By now you understand that my dad’s technological capabilities are somewhat of a running joke in the Sonageri family. He’s learning day by day, but the fact of the matter is he just doesn’t trust it. I actually agree with him on this point (shocking, I know). It horrifies me how accessible we all are on the internet. Read a previous post of mine here for my opinion on how social media has become so ubiquitous that our perception of relationships is actually changing. There is so much sensitive information on the web and way too many people who are capable and willing to hack the system to obtain it. Just this year FBI Director Robert Mueller declared that hackers are on their way to supplanting terrorists as the largest threat to national defense in the United States. You can read the Business Insider article here if you’d like. So what can you do to better protect yourself? Below are Dad’s solutions.
1. Be as private as you can on social media sites where appropriate.
This is a good way to limit your exposure in general and keep it among those for whom it was intended. For example, it is very difficult for a stranger to find me on Facebook unless we have many mutual friends. Even then, individuals don’t have access to my page until I approve them as a friend.
2. Do not use online banking.
It might make life simpler, but it’s also much simpler for a hacker to get your information through this route than it is to hack into the bank’s records to get it. If the FBI director is scared of hackers for national security purposes, stealing my credit card number must be like taking candy from a baby.
3. Have a credit/debit account strictly for online purchases.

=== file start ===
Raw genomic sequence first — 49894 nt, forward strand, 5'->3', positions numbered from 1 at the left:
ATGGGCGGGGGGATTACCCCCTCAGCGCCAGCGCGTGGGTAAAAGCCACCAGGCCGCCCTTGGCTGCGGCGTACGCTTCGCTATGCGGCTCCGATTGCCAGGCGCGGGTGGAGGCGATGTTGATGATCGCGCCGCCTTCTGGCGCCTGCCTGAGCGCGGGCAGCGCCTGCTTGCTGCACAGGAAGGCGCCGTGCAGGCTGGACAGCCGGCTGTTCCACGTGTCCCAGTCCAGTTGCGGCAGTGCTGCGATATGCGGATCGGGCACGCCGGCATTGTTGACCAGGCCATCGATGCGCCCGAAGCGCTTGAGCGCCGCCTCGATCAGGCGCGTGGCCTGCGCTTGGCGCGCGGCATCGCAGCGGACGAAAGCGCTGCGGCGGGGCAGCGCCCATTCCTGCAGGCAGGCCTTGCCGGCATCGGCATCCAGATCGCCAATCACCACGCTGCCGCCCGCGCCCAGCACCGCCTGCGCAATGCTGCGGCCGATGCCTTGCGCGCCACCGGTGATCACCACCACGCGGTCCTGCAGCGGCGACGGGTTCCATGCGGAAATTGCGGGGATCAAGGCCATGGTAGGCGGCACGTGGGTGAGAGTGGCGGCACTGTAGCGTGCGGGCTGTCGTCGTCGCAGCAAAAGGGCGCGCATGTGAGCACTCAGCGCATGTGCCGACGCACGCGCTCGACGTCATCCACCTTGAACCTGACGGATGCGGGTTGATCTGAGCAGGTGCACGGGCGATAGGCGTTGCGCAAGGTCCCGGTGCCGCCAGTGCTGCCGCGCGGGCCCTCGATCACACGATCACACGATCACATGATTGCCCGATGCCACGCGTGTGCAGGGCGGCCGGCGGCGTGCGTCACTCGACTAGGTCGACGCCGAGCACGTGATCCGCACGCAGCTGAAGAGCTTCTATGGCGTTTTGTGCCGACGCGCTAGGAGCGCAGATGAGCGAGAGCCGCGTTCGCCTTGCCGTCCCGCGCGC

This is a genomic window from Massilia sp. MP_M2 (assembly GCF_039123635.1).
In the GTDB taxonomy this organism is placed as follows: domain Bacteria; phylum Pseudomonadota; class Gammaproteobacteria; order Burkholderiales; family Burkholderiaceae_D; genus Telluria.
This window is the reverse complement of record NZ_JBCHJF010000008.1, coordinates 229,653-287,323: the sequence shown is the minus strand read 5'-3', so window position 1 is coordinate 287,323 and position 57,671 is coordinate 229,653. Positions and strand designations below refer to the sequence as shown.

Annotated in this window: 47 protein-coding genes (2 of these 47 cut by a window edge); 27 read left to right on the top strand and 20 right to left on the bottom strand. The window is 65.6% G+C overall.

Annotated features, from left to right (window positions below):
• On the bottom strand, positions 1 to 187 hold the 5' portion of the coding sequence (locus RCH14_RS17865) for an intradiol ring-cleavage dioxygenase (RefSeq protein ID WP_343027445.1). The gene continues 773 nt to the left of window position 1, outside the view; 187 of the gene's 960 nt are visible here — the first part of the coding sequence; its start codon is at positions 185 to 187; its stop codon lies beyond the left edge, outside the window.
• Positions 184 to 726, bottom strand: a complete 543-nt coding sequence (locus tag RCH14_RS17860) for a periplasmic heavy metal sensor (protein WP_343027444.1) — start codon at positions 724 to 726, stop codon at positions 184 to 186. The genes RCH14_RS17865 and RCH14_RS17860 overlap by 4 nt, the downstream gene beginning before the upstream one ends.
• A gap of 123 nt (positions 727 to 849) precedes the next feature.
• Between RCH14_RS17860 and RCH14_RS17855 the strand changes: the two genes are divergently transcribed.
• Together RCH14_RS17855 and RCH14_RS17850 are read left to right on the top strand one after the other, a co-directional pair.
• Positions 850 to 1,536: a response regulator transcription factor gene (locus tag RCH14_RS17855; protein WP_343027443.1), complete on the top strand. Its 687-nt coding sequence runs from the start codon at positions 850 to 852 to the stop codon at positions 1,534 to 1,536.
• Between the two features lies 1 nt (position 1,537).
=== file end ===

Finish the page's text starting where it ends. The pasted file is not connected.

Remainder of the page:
Online banking is avoidable for now, but it would prove too much of a hassle to avoid purchasing anything online at all. The best way to protect yourself is to have a separate account that you only use online. If it’s a credit card then put a limit on it and if it’s a debit card keep your account balance on the low-end.
4. Sign your name differently depending on the type of purchase.
This one is really clever and definitely my favorite. Something as simple as changing your signature is a perfect way to monitor fraud and a great back-up to prove the bank that a particular purchase could not have been made by you. For example, let’s say your name is John J. Doe. You might sign John J. Doe on all official documents, but only John Doe or J. Doe on credit card purchases. If someone gets your information and signs John J. Doe on a large purchase, you can easily verify that it was fraudulent.
5. Have a separate e-mail account for all online accounts and subscriptions.
This one is actually mine, not Dad’s, but I think it’s a no-brainer so I included it anyway. If you have a separate e-mail for your accounts and subscriptions and someone hacks it or gets your account information, you will still have a clean account with all of your other, more important e-mail that contains personal or work related messages. Having two e-mails is actually a huge time-saver also because I only have to check the important one frequently. My e-mail with my online accounts and subscriptions generally does not contain urgent messages and can be looked at once a day instead of throughout the day.